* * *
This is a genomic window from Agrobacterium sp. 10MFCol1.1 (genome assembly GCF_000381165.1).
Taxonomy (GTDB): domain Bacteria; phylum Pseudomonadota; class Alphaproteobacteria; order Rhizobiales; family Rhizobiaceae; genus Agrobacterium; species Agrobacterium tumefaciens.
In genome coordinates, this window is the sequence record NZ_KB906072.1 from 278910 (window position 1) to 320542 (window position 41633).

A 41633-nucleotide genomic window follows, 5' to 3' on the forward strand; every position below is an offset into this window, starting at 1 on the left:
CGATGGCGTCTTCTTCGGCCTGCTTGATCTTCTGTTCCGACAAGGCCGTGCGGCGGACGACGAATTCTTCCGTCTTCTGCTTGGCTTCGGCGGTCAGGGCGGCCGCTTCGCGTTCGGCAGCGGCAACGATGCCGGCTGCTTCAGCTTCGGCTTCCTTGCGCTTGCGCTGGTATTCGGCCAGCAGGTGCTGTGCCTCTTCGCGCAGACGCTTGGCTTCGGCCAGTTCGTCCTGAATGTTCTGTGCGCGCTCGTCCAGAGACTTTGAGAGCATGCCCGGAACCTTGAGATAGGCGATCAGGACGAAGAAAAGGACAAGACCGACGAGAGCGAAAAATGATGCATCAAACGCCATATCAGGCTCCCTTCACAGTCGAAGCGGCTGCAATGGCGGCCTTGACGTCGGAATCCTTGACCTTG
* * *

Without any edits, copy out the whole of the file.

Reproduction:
This is a genomic window from Agrobacterium sp. 10MFCol1.1 (genome assembly GCF_000381165.1).
Taxonomy (GTDB): domain Bacteria; phylum Pseudomonadota; class Alphaproteobacteria; order Rhizobiales; family Rhizobiaceae; genus Agrobacterium; species Agrobacterium tumefaciens.
In genome coordinates, this window is the sequence record NZ_KB906072.1 from 278910 (window position 1) to 320542 (window position 41633).

A 41633-nucleotide genomic window follows, 5' to 3' on the forward strand; every position below is an offset into this window, starting at 1 on the left:
CGATGGCGTCTTCTTCGGCCTGCTTGATCTTCTGTTCCGACAAGGCCGTGCGGCGGACGACGAATTCTTCCGTCTTCTGCTTGGCTTCGGCGGTCAGGGCGGCCGCTTCGCGTTCGGCAGCGGCAACGATGCCGGCTGCTTCAGCTTCGGCTTCCTTGCGCTTGCGCTGGTATTCGGCCAGCAGGTGCTGTGCCTCTTCGCGCAGACGCTTGGCTTCGGCCAGTTCGTCCTGAATGTTCTGTGCGCGCTCGTCCAGAGACTTTGAGAGCATGCCCGGAACCTTGAGATAGGCGATCAGGACGAAGAAAAGGACAAGACCGACGAGAGCGAAAAATGATGCATCAAACGCCATATCAGGCTCCCTTCACAGTCGAAGCGGCTGCAATGGCGGCCTTGACGTCGGAATCCTTGACCTTG